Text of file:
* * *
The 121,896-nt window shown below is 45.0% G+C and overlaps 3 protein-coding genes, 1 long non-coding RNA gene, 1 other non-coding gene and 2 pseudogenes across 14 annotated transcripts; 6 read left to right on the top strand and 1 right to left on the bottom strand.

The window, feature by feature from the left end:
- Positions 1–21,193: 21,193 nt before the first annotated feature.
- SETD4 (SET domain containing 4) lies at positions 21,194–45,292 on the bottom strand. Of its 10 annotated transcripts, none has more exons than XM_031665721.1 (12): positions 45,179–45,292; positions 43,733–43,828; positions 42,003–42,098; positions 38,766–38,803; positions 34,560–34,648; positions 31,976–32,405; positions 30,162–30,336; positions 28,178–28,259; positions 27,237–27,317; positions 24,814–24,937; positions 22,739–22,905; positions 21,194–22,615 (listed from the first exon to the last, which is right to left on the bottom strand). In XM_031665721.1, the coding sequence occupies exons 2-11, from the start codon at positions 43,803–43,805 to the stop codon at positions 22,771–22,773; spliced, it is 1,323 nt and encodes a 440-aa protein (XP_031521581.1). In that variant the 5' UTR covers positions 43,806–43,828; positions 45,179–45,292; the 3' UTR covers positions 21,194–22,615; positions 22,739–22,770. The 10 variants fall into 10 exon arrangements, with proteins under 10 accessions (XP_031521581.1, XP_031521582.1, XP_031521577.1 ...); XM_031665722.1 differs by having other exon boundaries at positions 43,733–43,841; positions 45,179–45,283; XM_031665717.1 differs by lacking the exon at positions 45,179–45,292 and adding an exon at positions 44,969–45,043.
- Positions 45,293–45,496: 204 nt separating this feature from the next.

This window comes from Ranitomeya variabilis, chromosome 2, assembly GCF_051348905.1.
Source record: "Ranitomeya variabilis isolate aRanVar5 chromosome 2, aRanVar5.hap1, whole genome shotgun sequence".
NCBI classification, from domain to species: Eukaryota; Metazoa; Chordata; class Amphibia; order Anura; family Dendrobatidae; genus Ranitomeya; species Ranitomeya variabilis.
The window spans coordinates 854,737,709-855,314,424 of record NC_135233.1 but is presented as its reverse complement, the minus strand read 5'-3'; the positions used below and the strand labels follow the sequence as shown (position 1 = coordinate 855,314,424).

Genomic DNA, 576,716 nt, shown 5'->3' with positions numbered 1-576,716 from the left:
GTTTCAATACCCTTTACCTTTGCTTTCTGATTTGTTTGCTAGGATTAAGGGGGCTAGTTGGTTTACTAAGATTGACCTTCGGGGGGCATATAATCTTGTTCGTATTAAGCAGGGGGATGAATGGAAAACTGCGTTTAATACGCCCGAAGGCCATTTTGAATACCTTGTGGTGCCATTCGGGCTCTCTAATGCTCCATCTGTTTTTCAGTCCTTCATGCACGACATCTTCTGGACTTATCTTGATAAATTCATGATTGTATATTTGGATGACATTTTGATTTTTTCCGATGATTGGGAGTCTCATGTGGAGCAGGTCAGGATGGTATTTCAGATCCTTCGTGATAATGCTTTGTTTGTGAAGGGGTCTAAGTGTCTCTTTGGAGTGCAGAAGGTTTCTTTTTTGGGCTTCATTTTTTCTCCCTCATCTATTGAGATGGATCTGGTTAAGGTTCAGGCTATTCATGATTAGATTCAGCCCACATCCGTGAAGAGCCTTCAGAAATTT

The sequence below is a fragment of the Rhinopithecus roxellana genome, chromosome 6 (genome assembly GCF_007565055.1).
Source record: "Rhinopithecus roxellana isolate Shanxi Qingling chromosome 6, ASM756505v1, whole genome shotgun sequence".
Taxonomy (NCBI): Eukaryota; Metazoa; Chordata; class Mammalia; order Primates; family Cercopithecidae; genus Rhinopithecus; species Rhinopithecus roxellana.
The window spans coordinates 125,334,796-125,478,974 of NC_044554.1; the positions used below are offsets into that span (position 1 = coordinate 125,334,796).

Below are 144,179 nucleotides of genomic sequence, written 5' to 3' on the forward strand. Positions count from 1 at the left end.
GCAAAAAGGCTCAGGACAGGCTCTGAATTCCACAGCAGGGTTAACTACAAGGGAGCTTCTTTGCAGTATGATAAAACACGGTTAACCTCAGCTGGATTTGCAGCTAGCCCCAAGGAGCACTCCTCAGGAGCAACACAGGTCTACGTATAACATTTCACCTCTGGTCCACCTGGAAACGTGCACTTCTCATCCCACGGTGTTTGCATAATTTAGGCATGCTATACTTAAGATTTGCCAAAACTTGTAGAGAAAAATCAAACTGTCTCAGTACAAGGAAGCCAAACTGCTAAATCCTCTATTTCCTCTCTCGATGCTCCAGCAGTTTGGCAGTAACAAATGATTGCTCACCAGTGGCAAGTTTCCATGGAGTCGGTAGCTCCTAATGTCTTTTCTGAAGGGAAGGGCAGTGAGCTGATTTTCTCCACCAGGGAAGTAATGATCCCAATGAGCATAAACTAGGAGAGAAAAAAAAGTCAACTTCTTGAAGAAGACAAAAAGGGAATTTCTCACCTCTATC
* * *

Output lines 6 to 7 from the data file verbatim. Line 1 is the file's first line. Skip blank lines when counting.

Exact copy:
This window comes from Ranitomeya variabilis, chromosome 2, assembly GCF_051348905.1.
Source record: "Ranitomeya variabilis isolate aRanVar5 chromosome 2, aRanVar5.hap1, whole genome shotgun sequence".